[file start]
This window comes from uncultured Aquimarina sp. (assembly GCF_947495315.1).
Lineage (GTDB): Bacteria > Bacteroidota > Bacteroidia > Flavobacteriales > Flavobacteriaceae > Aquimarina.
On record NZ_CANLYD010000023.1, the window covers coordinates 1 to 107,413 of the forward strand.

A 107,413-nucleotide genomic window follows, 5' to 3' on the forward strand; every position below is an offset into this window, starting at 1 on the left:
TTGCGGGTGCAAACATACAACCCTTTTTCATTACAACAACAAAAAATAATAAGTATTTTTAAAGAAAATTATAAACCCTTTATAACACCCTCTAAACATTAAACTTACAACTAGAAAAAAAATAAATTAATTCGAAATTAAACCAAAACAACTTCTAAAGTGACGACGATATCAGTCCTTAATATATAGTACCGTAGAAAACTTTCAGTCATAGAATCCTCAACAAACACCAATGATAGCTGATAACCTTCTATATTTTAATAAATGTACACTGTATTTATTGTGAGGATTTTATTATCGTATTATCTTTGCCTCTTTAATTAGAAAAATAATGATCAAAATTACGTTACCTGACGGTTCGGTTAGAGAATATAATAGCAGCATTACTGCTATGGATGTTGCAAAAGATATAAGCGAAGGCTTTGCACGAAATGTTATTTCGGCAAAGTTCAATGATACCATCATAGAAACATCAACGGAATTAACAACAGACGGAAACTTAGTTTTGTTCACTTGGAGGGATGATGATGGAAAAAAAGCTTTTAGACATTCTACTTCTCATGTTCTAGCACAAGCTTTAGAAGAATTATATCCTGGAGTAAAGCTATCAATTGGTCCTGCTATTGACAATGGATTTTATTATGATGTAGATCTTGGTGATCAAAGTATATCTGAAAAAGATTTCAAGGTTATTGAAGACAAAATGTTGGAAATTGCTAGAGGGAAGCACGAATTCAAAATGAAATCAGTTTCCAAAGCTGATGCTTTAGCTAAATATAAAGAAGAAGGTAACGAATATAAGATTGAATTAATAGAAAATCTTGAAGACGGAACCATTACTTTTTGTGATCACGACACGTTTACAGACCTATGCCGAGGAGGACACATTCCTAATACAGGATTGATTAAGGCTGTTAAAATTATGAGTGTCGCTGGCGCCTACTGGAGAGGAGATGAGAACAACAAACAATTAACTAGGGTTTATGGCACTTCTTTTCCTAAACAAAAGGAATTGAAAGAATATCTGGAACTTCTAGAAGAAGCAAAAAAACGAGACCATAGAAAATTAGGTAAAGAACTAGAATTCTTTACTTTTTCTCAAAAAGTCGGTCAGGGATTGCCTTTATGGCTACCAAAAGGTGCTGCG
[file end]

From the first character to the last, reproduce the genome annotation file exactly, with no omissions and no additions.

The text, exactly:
This window comes from uncultured Aquimarina sp. (assembly GCF_947495315.1).
Lineage (GTDB): Bacteria > Bacteroidota > Bacteroidia > Flavobacteriales > Flavobacteriaceae > Aquimarina.
On record NZ_CANLYD010000023.1, the window covers coordinates 1 to 107,413 of the forward strand.

A 107,413-nucleotide genomic window follows, 5' to 3' on the forward strand; every position below is an offset into this window, starting at 1 on the left:
TTGCGGGTGCAAACATACAACCCTTTTTCATTACAACAACAAAAAATAATAAGTATTTTTAAAGAAAATTATAAACCCTTTATAACACCCTCTAAACATTAAACTTACAACTAGAAAAAAAATAAATTAATTCGAAATTAAACCAAAACAACTTCTAAAGTGACGACGATATCAGTCCTTAATATATAGTACCGTAGAAAACTTTCAGTCATAGAATCCTCAACAAACACCAATGATAGCTGATAACCTTCTATATTTTAATAAATGTACACTGTATTTATTGTGAGGATTTTATTATCGTATTATCTTTGCCTCTTTAATTAGAAAAATAATGATCAAAATTACGTTACCTGACGGTTCGGTTAGAGAATATAATAGCAGCATTACTGCTATGGATGTTGCAAAAGATATAAGCGAAGGCTTTGCACGAAATGTTATTTCGGCAAAGTTCAATGATACCATCATAGAAACATCAACGGAATTAACAACAGACGGAAACTTAGTTTTGTTCACTTGGAGGGATGATGATGGAAAAAAAGCTTTTAGACATTCTACTTCTCATGTTCTAGCACAAGCTTTAGAAGAATTATATCCTGGAGTAAAGCTATCAATTGGTCCTGCTATTGACAATGGATTTTATTATGATGTAGATCTTGGTGATCAAAGTATATCTGAAAAAGATTTCAAGGTTATTGAAGACAAAATGTTGGAAATTGCTAGAGGGAAGCACGAATTCAAAATGAAATCAGTTTCCAAAGCTGATGCTTTAGCTAAATATAAAGAAGAAGGTAACGAATATAAGATTGAATTAATAGAAAATCTTGAAGACGGAACCATTACTTTTTGTGATCACGACACGTTTACAGACCTATGCCGAGGAGGACACATTCCTAATACAGGATTGATTAAGGCTGTTAAAATTATGAGTGTCGCTGGCGCCTACTGGAGAGGAGATGAGAACAACAAACAATTAACTAGGGTTTATGGCACTTCTTTTCCTAAACAAAAGGAATTGAAAGAATATCTGGAACTTCTAGAAGAAGCAAAAAAACGAGACCATAGAAAATTAGGTAAAGAACTAGAATTCTTTACTTTTTCTCAAAAAGTCGGTCAGGGATTGCCTTTATGGCTACCAAAAGGTGCTGCG